SEOUL – If the South Korean wave has hit the Japanese entertainment industry, the Japanese wave has hit the South Korean dining scene.
From neon hiragana signs and cozy ramen restaurants to backstreet izakaya taverns, Seoul’s street scene signals South Koreans’ increasing familiarity with Japanese cuisine.
According to Statistics Korea (KOSTAT), part of South Korea’s Ministry of Strategy and Finance, the number of Japanese restaurants in South Korea increased from 7,466 in 2013 to 11,714 in 2017, the largest growth among international restaurants in the nation during this period. Changing trends in travel, consumption and even business are driving up the popularity of Japanese cuisine.
Kang Dong-woo founded EERT Cafe, which is tucked away near Seoul Forest, a large park in central Seoul, “to create a park-like space where people can stop and take a break in a bustling city, like in Shinjuku Gyoen National Garden or Yoyogi Park in Tokyo.”
From its beautifully crafted tatami mats and delicately carved wooden boxes to its Japanese sand garden, EERT Cafe is South Korea’s latest Instagram sensation, even breaking into mainstream news — daily newspaper JoongAng Ilbo calls it a fashionable “Japanese-style cafe.”
Kang designed every detail to represent his travel memories of Japan and offer a small, refreshing getaway-like experience. EERT has successfully satisfied young South Koreans on their hunt for Instagrammable sohwakhaeng moments.
A portmanteau of the Japanese characters for “small,” “sure” and “fortune,” sohwakhaeng (as it’s pronounced in Korean) was first coined by noted Japanese author Haruki Murakami in his 1986 essay, “Afternoon in the Islets of Langerhans,” and later adopted into the Korean language. In the essay, Murakami refers to sohwakhaeng as the small pieces of happiness in daily life, and lists simple moments like breaking fresh crusty bread with your hands or putting on a new cotton shirt and smelling its cleanliness as examples of the sentiment. Explicitly seeking out this feeling is a current consumer trend in South Korea.
“The sohwakhaeng trend refers to people’s tendency to consume small, yet satisfying, moments of happiness that they can enjoy immediately, instead of working toward a higher happiness in the future,” explains Choi Ji-hye, a researcher from the Consumer Trends Analysis Center at Seoul National University.
According to the Japan National Tourism Organization, in 2017 the number of South Korean tourists visiting Japan surpassed 7 million a dramatic increase from 2½ million in 2013. Meanwhile, travel-fare aggregator Skyscanner says Osaka has been the most-searched overseas destination by South Koreans since 2015.
As more South Koreans travel to Japan, they are becoming more familiar with the wide variety of Japanese cuisine and its authentic taste. According to Kang Tae-bong, the CEO of food management consulting firm RGM Consulting, this translates to a rising demand for Japanese cuisine in South Korea.
“It’s a way for returned (South) Korean travelers to reminisce about their travel memories in Japan, and it’s also a cost-effective way to indirectly experience Japanese culture in Korea,” he says.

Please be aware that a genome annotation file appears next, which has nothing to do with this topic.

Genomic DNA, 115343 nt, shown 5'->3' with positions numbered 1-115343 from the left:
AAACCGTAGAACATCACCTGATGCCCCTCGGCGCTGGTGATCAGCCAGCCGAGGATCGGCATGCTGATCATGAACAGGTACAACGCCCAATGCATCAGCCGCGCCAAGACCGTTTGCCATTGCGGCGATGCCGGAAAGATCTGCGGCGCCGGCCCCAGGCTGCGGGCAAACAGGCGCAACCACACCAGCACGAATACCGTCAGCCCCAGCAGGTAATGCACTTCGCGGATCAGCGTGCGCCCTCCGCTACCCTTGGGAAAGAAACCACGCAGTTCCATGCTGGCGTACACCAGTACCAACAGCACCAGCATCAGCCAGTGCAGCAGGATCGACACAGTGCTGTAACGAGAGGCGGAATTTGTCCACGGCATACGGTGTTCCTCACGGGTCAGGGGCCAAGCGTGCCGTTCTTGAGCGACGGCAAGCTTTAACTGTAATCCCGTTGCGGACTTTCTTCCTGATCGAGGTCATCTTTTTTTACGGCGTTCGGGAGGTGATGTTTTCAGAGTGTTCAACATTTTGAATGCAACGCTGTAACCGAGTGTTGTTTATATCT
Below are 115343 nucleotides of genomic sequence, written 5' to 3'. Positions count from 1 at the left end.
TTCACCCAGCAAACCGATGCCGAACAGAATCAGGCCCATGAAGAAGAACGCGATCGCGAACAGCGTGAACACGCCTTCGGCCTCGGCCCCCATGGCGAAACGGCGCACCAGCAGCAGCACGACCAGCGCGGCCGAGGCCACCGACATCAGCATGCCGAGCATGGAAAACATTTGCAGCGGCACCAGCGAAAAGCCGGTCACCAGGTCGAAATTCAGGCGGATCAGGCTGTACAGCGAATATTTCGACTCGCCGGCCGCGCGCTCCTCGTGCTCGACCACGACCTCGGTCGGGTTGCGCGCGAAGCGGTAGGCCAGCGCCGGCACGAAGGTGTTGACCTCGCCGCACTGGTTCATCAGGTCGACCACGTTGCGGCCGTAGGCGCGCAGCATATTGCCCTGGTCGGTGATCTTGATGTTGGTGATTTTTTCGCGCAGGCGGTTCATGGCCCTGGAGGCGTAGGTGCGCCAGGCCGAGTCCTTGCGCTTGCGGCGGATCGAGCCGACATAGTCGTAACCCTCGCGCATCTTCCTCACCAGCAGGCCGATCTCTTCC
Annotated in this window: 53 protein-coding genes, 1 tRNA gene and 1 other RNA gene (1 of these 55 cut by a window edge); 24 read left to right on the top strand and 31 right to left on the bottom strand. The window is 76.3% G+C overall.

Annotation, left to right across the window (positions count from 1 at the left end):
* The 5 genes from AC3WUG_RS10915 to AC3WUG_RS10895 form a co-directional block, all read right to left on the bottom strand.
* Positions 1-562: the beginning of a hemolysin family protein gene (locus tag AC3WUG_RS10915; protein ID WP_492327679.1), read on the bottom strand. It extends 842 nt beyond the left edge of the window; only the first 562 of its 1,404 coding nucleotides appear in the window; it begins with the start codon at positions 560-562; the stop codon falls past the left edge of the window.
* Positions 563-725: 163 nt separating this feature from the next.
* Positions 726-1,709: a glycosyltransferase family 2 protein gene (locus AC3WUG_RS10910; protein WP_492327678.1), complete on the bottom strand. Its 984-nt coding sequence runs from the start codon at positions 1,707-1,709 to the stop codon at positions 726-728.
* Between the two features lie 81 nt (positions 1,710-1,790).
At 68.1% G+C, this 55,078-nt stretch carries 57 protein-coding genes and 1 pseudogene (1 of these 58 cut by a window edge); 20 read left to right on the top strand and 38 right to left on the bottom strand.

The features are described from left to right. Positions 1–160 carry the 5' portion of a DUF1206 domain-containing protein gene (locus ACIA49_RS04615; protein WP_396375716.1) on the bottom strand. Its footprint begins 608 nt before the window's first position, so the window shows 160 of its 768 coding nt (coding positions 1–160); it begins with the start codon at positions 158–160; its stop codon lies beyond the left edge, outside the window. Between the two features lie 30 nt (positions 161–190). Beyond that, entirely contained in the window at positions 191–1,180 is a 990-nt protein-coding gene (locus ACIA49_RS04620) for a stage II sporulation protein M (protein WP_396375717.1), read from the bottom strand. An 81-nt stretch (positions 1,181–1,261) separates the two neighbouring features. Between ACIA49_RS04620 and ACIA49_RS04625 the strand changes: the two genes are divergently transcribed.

As South Korean consumers increasingly perceive authentic flavors and environment as essential to a true sohwakhaeng experience, he says Japanese restaurants’ focus has shifted from localization to authenticity.
But authenticity for the Instagramming young South Korean means more than a fine dish: The whole experience counts, including atmosphere and design.
Japanese restaurants’ omakase (chef’s choice), counter-focused dining culture meets this demand well, according to French chef-turned-yakitori-master Kim Byoung-mook, who combines the Japanese yakitori experience with his knowledge of wine pairing at Yakitori Mook in Hongdae, Seoul’s trendy food district.
“Showing how the food is cooked is very important today, it’s a part of the dining experience,” Kim says about his counter-style restaurant design.
Using fresh ingredients, charcoal-grilling and personalized explanations of his yakitori, Kim offers an immersive dining experience. “Customers can watch, film and share the dining experience with others,” he adds.
As instances of solo dining increase in South Korean culture, personal communication with customers becomes even more important.
According to KOSTAT, in 2015, one-person households became the most common type of living arrangement in South Korea. New words — such as “honbap,” which combines the words for “alone” and “rice/meal” — have since entered public lexicon.
“Omakase-style helps the individual-based communication process. For example, I can watch their eating speed while grilling and serve yakitori at the best time,” Kim explains.
“Japanese cuisine also fits Koreans’ tastes well,” Kim adds, explaining that similarities between the two cuisines’ ingredients and cooking methods help popularize Japanese dishes among South Korean sohwakhaeng hunters.
According to Jeong Yoo-na, the CEO of Seoul-based Tatsuone Japanese Cooking School, as Japanese restaurants have become attractive businesses, more students are looking to take Japanese cooking classes.
According to Jeong, the number of students, who come from all over the country for classes, has increased by nearly 40 percent between 2017 and 2018. Most students already own restaurants, either in South Korea or abroad, and either want to change to a Japanese restaurant or include Japanese cuisine on the menu.
However, for some culinary students, such as Kim Min Kyoung, Japanese cuisine has become their own personal joy. “I learned that Japanese cooking values little details, and it helped me become appreciative of the small things in life,” she explains.
Hoping to visit Japan for a food tour sometime soon, Kim says, “My dream is to share my appreciation of Japanese cuisine, my sohwakhaeng, with others.”
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